You have received an "Eccellenza Professorial Fellowship" from the Swiss National Science Foundation SNSF. What does it mean to you to receive this Fellowship?
Receiving the Eccellenza Professorial Fellowship validates the research line that I have established since 2017. It allows me to now plan my work over a longer horizon. In preparation for this position, I was fortunate to obtain the Ambizione grant as well as the support from the Velux foundation and the Wyss Center for bio- and neuroengineering, which enabled me to come to Bern and establish my research group on epilepsy at Inselspital. With the support of the department of Neurology, I have put in place a number of research projects from the bench to the bedside.
You have been selected from the SNF for your research project «Dynamical control of seizures». What is the project about?
Epilepsy is a common disorder of the brain affecting about one percent of the general population. One of the worst aspects of the disorder is the unpredictability of seizures. In 2017, I have discovered that in fact seizures recur cyclically and that epileptic brain activity, measured by EEG, fluctuates rhythmically over days. Most people with epilepsy have their own periodicity for periods at higher risk for seizures. The goal of the project is to use an implantable EEG device to track epileptic brain activity over months and forecast days at higher risk for seizures, akin to anticipating storms in weather forecasting.
What made you chose the University of Bern for your Project?
A definitive aspect is the competitiveness of the University and Inselspital. Both institutions value long-term scientific developments, the latter seeks to integrate scientific and technological advances into clinical practice. More specifically, the department of Neurology at Inselspital is one of the few places I have seen where clinicians, basic scientists and clinician-scientists interact on a daily basis. We speak the same language - that of neurons, circuits and connectivity - and use that language to read two sides of the same coin: the mechanisms of the brain, and the disorders that affect it. In my Eccellenza project, as before, we will work with patient and in animal models of epilepsy to accelerate the understanding of key mechanisms and strategies to attain our goals.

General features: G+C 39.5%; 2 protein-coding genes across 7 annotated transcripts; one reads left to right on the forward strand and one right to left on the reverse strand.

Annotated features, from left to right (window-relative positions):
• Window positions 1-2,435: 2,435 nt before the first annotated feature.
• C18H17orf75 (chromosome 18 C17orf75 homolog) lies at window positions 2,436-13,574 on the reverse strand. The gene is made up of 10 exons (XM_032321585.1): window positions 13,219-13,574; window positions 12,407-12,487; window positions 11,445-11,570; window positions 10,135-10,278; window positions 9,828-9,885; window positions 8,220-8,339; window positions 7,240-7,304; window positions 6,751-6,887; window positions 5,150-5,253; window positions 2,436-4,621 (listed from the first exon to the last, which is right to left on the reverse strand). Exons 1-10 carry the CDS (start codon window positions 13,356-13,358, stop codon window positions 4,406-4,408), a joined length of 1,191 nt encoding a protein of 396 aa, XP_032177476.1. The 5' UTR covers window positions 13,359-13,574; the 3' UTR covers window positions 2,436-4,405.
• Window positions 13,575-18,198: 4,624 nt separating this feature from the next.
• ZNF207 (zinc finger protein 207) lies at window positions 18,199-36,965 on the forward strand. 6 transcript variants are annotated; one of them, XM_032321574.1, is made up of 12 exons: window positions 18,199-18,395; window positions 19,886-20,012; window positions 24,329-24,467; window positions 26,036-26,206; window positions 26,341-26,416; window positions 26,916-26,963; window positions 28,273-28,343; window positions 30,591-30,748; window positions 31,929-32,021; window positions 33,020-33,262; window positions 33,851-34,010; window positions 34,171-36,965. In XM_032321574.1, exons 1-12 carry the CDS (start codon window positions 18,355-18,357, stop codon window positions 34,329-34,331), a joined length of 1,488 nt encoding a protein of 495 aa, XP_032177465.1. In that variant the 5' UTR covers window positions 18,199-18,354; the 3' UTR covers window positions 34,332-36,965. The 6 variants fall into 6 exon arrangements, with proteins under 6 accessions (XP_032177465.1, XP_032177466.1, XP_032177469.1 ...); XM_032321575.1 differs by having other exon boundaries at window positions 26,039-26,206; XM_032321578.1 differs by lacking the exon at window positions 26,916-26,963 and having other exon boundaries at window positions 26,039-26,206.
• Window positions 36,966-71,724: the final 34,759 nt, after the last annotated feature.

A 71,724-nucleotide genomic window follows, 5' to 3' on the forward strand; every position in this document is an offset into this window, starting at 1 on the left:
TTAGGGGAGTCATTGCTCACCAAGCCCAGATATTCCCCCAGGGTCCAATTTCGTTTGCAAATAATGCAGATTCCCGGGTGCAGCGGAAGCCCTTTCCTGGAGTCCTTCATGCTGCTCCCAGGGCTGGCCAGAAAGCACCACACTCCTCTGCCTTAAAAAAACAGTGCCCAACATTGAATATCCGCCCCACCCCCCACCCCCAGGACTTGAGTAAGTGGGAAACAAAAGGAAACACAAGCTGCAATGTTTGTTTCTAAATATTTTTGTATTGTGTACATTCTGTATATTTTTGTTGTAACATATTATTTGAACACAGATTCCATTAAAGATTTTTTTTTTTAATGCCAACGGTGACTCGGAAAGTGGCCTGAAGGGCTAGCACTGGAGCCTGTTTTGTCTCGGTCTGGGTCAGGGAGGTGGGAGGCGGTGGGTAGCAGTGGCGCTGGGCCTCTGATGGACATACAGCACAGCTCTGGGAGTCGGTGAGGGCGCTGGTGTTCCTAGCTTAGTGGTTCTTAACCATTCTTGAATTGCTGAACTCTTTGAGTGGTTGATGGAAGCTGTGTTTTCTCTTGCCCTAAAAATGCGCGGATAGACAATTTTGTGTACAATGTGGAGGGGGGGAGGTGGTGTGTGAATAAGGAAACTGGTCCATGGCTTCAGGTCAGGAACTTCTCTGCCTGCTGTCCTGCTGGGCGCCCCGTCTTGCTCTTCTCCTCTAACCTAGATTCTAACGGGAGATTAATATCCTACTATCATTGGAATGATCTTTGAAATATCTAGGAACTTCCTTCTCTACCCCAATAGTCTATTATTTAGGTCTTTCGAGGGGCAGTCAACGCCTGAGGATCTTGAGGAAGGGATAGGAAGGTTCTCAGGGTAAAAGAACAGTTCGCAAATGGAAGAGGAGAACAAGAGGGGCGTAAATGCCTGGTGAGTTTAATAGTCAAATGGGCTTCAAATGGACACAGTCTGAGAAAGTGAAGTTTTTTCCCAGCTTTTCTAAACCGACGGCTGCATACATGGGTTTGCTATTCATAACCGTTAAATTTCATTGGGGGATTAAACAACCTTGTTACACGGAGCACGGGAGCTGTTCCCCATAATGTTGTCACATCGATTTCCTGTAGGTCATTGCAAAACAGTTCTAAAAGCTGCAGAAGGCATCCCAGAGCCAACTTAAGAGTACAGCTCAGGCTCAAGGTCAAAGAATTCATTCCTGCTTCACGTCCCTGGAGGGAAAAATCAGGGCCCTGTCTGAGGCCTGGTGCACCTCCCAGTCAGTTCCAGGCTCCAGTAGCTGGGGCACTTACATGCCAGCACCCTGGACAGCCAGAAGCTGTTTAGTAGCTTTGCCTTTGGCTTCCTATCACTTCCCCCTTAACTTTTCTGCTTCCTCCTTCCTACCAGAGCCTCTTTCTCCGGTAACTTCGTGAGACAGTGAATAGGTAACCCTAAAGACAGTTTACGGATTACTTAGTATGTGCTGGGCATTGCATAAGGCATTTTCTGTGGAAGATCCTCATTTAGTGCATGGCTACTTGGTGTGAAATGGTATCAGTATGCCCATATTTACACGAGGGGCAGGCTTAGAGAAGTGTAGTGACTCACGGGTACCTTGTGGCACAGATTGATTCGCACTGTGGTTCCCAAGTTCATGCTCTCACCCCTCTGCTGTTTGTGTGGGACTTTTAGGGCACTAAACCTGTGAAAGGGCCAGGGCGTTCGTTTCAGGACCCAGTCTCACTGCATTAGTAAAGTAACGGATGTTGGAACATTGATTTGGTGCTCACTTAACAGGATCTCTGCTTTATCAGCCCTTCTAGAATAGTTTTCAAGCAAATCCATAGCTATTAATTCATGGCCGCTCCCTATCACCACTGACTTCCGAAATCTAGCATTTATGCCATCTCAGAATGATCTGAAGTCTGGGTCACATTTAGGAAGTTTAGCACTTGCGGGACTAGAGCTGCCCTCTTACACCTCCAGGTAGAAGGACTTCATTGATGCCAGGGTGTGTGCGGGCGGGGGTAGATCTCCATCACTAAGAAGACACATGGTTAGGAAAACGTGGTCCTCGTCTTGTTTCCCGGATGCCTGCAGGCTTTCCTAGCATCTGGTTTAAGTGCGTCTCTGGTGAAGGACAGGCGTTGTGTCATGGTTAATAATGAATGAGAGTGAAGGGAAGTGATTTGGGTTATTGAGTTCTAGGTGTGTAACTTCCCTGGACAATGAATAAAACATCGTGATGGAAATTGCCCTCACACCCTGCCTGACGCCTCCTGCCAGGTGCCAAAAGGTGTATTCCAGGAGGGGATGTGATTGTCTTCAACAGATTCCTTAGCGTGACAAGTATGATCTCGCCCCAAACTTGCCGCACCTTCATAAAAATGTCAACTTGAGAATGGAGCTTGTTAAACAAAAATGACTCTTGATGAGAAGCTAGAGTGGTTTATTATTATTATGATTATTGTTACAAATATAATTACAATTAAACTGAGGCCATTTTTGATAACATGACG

What is the social relevance of your project?
Currently, any information that patients and their family could receive about the daily risk of seizures could enable better coping with the disorder. It does not need to be a prediction of the exact hour and minute of the next seizure, which in my opinion is impossible, but an estimate of the risk over an upcoming period, say 24 hours. Many aspects are currently unknown, and the project is in that sense ambitious: the evaluation of the risk in real-time may prove difficult, the feedback given to patients may be found challenging to interpret or to act upon. Among people with epilepsy who will contribute to our research, some may find that seizures are not so random after all. For these persons, it would be a leap forward.